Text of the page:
Brain Imaging and Behavior

, Volume 10, Issue 3, pp 799–817 | Cite as

Application of advanced machine learning methods on resting-state fMRI network for identification of mild cognitive impairment and Alzheimer’s disease

  • Ali Khazaee
  • Ata Ebrahimzadeh
  • Abbas Babajani-Feremi
Original Research


The study of brain networks by resting-state functional magnetic resonance imaging (rs-fMRI) is a promising method for identifying patients with dementia from healthy controls (HC). Using graph theory, different aspects of the brain network can be efficiently characterized by calculating measures of integration and segregation. In this study, we combined a graph theoretical approach with advanced machine learning methods to study the brain network in 89 patients with mild cognitive impairment (MCI), 34 patients with Alzheimer’s disease (AD), and 45 age-matched HC. The rs-fMRI connectivity matrix was constructed using a brain parcellation based on a 264 putative functional areas. Using the optimal features extracted from the graph measures, we were able to accurately classify three groups (i.e., HC, MCI, and AD) with accuracy of 88.4 %. We also investigated performance of our proposed method for a binary classification of a group (e.g., MCI) from two other groups (e.g., HC and AD). The classification accuracies for identifying HC from AD and MCI, AD from HC and MCI, and MCI from HC and AD, were 87.3, 97.5, and 72.0 %, respectively. In addition, results based on the parcellation of 264 regions were compared to that of the automated anatomical labeling atlas (AAL), consisted of 90 regions. The accuracy of classification of three groups using AAL was degraded to 83.2 %. Our results show that combining the graph measures with the machine learning approach, on the basis of the rs-fMRI connectivity analysis, may assist in diagnosis of AD and MCI.


Resting-state functional magnetic resonance imaging (rs-fMRI) Alzheimer’s disease (AD) Mild cognitive impairment (MCI) Graph theory Machine learning Support vector machine (SVM) 



Data used in this paper were obtained from the Alzheimer’s Disease Neuroimaging Initiative (ADNI) database (http://ADNI.loni. The investigators within the ADNI, who can be found at, contributed to the design and implementation of ADNI and/or provided data but did not participate in analysis or writing of this article. This study was supported by the Children’s Foundation Research Institute, Le Bonheur Children’s Hospital, Memphis, TN.

Data collection and sharing for this project was funded by the Alzheimer’s Disease Neuroimaging Initiative (ADNI) (National Institutes of Health Grant U01 AG024904). ADNI is funded by the National Institute on Aging, the National Institute of Biomedical Imaging and Bioengineering, and through generous contributions from the following: AbbVie, Alzheimer’s Association; Alzheimer’s Drug Discovery Foundation; Araclon Biotech; BioClinica, Inc.; Biogen; Bristol-Myers Squibb Company; CereSpir, Inc.; Eisai Inc.; Elan Pharmaceuticals, Inc.; Eli Lilly and Company; EuroImmun; F. Hoffmann-La Roche Ltd and its affiliated company Genentech, Inc.; Fujirebio; GE Healthcare; IXICO Ltd.; Janssen Alzheimer Immunotherapy Research & Development, LLC.; Johnson & Johnson Pharmaceutical Research & Development LLC.; Lumosity; Lundbeck; Merck & Co., Inc.; Meso Scale Diagnostics, LLC.; NeuroRx Research; Neurotrack Technologies; Novartis Pharmaceuticals Corporation; Pfizer Inc.; Piramal Imaging; Servier; Takeda Pharmaceutical Company; and Transition Therapeutics. The Canadian Institutes of Health Research is providing funds to support ADNI clinical sites in Canada. Private sector contributions are facilitated by the Foundation for the National Institutes of Health ( The grantee organization is the Northern California Institute for Research and Education, and the study is coordinated by the Alzheimer’s Disease Cooperative Study at the University of California, San Diego. ADNI data are disseminated by the Laboratory for Neuro Imaging at the University of Southern California.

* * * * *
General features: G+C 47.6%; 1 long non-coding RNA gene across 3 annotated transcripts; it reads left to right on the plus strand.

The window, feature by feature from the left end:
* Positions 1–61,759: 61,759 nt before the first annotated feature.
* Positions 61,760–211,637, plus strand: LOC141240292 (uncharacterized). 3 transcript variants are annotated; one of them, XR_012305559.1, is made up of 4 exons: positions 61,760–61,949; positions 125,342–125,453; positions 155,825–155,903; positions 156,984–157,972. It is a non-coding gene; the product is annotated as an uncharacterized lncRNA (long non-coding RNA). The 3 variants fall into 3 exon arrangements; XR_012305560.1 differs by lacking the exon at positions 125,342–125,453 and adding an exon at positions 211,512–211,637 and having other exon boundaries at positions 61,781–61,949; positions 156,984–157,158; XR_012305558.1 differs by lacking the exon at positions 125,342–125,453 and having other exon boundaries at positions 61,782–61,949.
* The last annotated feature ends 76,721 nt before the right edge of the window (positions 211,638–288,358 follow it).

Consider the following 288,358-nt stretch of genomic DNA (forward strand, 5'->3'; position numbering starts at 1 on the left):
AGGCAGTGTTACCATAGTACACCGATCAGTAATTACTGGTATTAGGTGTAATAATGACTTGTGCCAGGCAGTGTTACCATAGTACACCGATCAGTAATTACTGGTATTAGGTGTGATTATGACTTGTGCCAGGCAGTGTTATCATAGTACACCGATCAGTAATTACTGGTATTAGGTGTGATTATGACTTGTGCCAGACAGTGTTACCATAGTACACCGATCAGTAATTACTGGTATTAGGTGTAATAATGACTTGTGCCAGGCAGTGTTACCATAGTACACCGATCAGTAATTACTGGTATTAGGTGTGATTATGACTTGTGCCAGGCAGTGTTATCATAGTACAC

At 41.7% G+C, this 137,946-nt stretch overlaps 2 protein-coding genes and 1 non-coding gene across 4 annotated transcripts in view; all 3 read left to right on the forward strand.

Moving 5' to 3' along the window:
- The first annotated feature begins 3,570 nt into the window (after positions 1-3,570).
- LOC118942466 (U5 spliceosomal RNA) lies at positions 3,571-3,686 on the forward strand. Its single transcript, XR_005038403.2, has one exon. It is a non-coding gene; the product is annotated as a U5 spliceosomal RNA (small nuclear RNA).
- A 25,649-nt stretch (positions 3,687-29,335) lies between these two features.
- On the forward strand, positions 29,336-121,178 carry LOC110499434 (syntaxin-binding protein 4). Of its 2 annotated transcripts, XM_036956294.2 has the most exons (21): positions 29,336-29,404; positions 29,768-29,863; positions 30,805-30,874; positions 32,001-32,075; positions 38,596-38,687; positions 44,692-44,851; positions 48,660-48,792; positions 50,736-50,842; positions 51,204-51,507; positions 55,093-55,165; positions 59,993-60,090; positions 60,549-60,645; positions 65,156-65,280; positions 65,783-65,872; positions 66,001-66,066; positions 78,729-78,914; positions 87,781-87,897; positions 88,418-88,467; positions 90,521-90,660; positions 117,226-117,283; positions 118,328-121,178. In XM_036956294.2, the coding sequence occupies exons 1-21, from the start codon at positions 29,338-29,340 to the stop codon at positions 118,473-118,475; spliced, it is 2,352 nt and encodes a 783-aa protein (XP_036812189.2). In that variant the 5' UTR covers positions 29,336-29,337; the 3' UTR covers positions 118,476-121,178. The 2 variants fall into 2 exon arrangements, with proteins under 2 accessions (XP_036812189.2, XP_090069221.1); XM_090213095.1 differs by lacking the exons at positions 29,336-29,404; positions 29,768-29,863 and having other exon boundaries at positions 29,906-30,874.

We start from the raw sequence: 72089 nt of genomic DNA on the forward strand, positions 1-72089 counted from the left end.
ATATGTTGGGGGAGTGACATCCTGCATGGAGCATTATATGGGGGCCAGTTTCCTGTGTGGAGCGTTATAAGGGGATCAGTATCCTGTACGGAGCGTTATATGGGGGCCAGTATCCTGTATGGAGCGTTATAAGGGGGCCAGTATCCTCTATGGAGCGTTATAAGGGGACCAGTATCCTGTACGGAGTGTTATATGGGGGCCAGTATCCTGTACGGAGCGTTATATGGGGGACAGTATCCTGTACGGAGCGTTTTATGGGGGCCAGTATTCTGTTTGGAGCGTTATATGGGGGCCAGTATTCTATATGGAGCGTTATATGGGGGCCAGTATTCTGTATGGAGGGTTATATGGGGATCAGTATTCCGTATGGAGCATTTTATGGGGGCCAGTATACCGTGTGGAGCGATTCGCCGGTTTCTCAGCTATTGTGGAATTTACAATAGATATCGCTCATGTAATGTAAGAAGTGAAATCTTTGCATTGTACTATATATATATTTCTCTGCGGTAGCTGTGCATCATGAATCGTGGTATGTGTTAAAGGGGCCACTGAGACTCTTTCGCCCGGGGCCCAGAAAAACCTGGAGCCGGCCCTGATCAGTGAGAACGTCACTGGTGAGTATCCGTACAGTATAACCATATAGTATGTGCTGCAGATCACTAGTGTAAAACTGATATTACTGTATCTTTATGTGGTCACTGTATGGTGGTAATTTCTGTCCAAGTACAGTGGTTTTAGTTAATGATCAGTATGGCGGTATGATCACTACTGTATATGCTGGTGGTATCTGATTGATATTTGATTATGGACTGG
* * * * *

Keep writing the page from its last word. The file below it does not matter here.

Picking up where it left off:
We thank Dr. Amanda Preston for her assistance with manuscript preparation.

Compliance with Ethical Standards


This study was funded by the Children’s Foundation Research Institute, Le Bonheur Children’s Hospital, Memphis, TN.

Conflict of Interest

The authors declared that they have no conflict of interest.

Ethical approval

All procedures performed in studies involving human participants were in accordance with the ethical standards of the institutional and/or national research committee and with the 1964 Helsinki declaration and its later amendments or comparable ethical standards.

Informed consent

Informed consent was obtained from all individual participants included in the study.


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Copyright information

© Springer Science+Business Media New York 2015

Authors and Affiliations

  • Ali Khazaee
    • 1
  • Ata Ebrahimzadeh
    • 1
  • Abbas Babajani-Feremi
    • 2
    • 3
    • 4
  1. 1.Department of Electrical and Computer EngineeringBabol University of TechnologyBabolIran
  2. 2.Department of PediatricsUniversity of Tennessee Health Science CenterMemphisUSA
  3. 3.Department of Anatomy and NeurobiologyUniversity of Tennessee Health Science CenterMemphisUSA
  4. 4.Neuroscience InstituteLe Bonheur Children’s HospitalMemphisUSA

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